275 E. Main St.
Frankfort, KY 40621
Julie W. McKee
State Dental Director
Assure oral health for Kentucky
The Kentucky Oral Health Program (KOHP) (formerly the Dental Health Program) has a long and proud history with the Department for Public Health. When Kentucky established a dental health program in 1928, it was the third state in the country to have a public dental health program.
One of KOHP's major efforts is in fluoridation. In 1951, Maysville became the first community in Kentucky to fluoridate its water supply. Fluoridation has continued successfully since then. Today approximately 96 percent of our citizens are on a fluoridated water supply, making Kentucky a national leader. The American Dental Association, the Centers for Disease Control and the Association of State and Territorial Dental Directors have recognized Kentucky's efforts.
The KOHP also offers a fluoride supplement program for preschool children whose home drinking water supply is fluoridedeficient. The KOHP has limited number of health education materials available for the public and professionals.
Kentucky Oral Health Program brochure
In 1951, KOHP began its first community fluoridation efforts in Maysville. Today there are 217 fluoridated communities, serving nearly 90 percent of Kentucky’s population. Fluoridation is mandatory (KRS 211.190; KAR 902 115.010) for community water supplies serving a population of 1,500 or more. Community water supplies serving a population of less than 1,500 may voluntarily fluoridate. In 1994, KOHP became responsible for the enforcement of fluoride regulations. Staff in this program work closely with water plants through monitoring and technical assistance. In 2000, 99.2 percent of the 217 fluoridated communities were fluoridated at an optimum level.
The Centers for Disease Control and Prevention has information about your water supply. To find out more, go to My Water's Fluoride Web page.
KRS Chapter 211 #190 - Public health services to be provided by the cabinet.
KAR 902 Chapter 115 # 010 - Definitions
KAR 902 Chapter 001 # 400 - Administrative hearings
||Rural School Fluoridation
This program began in 1975. Its purpose is to provide fluoridated water to schoolchildren living in rural areas not served by a fluoridated water supply. This is done by installing equipment to add fluoride to school water supplies. Schools in this program participate on a voluntary basis. At its peak, the program served 150 schools and 40,000 students. As fluoridated water lines extend into rural areas, the number of schools in need of this program has diminished.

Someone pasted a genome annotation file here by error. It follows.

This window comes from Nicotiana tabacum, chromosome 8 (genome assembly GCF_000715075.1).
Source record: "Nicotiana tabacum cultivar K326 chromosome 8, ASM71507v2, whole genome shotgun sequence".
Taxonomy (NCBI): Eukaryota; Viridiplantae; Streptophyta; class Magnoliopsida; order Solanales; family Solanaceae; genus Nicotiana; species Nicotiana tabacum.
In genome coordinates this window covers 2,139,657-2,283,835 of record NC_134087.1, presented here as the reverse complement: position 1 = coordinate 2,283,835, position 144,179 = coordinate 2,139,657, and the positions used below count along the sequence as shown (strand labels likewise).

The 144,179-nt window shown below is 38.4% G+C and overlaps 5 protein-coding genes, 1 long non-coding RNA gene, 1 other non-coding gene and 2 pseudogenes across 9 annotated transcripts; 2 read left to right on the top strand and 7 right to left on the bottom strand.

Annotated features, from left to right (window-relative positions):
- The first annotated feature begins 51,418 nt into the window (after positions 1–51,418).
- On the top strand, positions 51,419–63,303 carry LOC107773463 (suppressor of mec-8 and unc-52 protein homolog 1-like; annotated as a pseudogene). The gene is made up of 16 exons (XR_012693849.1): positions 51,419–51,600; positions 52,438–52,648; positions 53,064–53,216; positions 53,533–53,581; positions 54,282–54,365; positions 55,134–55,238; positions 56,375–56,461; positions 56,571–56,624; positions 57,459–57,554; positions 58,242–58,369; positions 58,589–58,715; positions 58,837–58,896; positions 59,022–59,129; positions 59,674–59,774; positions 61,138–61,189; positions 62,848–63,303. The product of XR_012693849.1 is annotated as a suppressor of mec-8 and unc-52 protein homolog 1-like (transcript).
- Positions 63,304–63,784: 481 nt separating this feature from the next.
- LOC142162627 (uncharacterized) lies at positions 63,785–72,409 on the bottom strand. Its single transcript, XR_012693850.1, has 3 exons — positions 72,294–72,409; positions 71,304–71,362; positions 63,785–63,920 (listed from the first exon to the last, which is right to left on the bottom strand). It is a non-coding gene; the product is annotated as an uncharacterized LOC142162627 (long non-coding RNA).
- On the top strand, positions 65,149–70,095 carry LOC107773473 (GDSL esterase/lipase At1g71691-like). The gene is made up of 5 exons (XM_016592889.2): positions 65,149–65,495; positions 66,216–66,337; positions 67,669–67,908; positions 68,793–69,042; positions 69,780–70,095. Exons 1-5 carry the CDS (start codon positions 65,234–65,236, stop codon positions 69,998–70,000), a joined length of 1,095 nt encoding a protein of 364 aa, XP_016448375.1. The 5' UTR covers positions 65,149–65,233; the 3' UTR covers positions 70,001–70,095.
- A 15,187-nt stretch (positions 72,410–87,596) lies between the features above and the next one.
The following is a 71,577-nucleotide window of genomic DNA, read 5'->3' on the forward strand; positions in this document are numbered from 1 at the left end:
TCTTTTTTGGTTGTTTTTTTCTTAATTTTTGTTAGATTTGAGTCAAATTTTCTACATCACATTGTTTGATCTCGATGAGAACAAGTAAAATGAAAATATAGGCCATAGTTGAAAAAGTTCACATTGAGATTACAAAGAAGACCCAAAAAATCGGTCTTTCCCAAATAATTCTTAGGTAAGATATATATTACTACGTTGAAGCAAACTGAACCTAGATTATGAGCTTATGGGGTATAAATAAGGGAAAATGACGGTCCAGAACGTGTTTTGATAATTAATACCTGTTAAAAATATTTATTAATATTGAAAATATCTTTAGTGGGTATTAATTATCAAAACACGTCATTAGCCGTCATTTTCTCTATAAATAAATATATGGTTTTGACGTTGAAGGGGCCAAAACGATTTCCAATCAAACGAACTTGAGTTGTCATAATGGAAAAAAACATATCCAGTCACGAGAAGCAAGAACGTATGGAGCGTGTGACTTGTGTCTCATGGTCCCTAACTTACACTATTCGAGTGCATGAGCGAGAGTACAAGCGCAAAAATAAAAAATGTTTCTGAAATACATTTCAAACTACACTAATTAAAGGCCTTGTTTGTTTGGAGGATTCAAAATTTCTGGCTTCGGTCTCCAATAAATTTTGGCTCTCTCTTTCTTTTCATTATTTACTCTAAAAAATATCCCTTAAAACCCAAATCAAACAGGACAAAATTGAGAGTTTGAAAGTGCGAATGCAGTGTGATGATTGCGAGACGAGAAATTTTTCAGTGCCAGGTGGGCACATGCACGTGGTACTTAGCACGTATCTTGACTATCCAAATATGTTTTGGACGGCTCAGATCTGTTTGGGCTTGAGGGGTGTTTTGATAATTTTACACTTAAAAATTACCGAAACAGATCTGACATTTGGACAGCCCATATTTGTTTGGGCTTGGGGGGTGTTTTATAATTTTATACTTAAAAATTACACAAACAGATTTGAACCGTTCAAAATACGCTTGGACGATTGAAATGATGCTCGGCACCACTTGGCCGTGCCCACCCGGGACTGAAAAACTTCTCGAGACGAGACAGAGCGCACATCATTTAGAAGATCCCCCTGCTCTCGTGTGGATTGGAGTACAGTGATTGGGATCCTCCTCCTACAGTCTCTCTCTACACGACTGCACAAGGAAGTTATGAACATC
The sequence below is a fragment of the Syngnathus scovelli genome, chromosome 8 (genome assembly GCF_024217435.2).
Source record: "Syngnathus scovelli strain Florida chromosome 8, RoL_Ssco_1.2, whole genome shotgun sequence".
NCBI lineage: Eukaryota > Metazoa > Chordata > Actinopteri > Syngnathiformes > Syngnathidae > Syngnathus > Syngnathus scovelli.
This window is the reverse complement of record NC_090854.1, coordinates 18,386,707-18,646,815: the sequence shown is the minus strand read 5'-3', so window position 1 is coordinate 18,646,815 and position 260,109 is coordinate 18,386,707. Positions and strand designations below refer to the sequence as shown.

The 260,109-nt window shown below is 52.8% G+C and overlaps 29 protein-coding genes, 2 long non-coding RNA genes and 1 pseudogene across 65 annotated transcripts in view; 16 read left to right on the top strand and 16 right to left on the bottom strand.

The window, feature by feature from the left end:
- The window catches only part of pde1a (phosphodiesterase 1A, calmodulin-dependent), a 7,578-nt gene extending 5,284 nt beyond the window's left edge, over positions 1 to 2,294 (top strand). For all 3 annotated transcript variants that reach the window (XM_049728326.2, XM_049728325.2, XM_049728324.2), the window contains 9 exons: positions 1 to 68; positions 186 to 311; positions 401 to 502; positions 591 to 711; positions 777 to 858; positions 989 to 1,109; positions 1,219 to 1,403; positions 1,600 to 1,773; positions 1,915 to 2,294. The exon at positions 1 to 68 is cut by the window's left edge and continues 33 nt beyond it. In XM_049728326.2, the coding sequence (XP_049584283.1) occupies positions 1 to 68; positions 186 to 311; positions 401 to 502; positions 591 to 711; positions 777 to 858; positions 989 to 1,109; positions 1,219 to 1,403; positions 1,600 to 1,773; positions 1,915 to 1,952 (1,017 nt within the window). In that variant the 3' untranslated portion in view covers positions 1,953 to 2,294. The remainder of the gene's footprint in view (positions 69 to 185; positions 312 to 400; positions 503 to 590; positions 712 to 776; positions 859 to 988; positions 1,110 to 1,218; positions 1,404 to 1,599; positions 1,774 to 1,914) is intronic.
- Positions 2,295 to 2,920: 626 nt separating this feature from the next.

Today the program serves 12 schools with approximately 3,000 students. Staff in the fluoridation program are responsible for installing and maintaining equipment and monitoring water samples. During the past several years, all rural schools have been fluoridated at an optimum level in accordance with program guidelines.
Kentucky began its fluoride supplement program in 1978. This program primarily serves children ages 6 months to 6 years old whose home water supply is low in fluoride. Providers are county health departments and private dentists and physicians.
The provider assesses the drinking water supply. If it is not from a known fluoridated water source (e.g. city water), a water sample kit is issued to the family. A sample is sent to the state laboratory for analysis. If the water is low in fluoride, supplementation may be required. Dosage is based on the level of fluoride in the water and the child’s age in accordance with Centers for Disease Control (CDC) guidelines.
The supplements come in the form of drops and tablets. Drops are issued to children between 6 months and 3 years of age while tablets are given to children 3 and older. Providers receive supplements and testing supplies free of charge. There is no cost to families to participate in this program.
Fluoride Supplement Algorithm
Fluoride Supplement Supplies for Private Providers
Private Provider Order Form
||Oral Health Education
Along with water fluoridation, education is very important in the prevention of dental disease. For parents, information on early childhood caries (baby bottle tooth decay) can help prevent harm to their infant’s teeth. Knowledge of proper brushing and flossing techniques along with good nutritional habits can help children towards a lifetime of sound oral health.
We also keep limited quantities of educational materials and toothbrushes on hand. These are available free of charge to the public with our primary emphasis towards county health departments, elementary schools, head-start programs and family resource centers.
For additional information about educational materials, contact your local county health department or the Kentucky Oral Health Program at (502) 564-3246.
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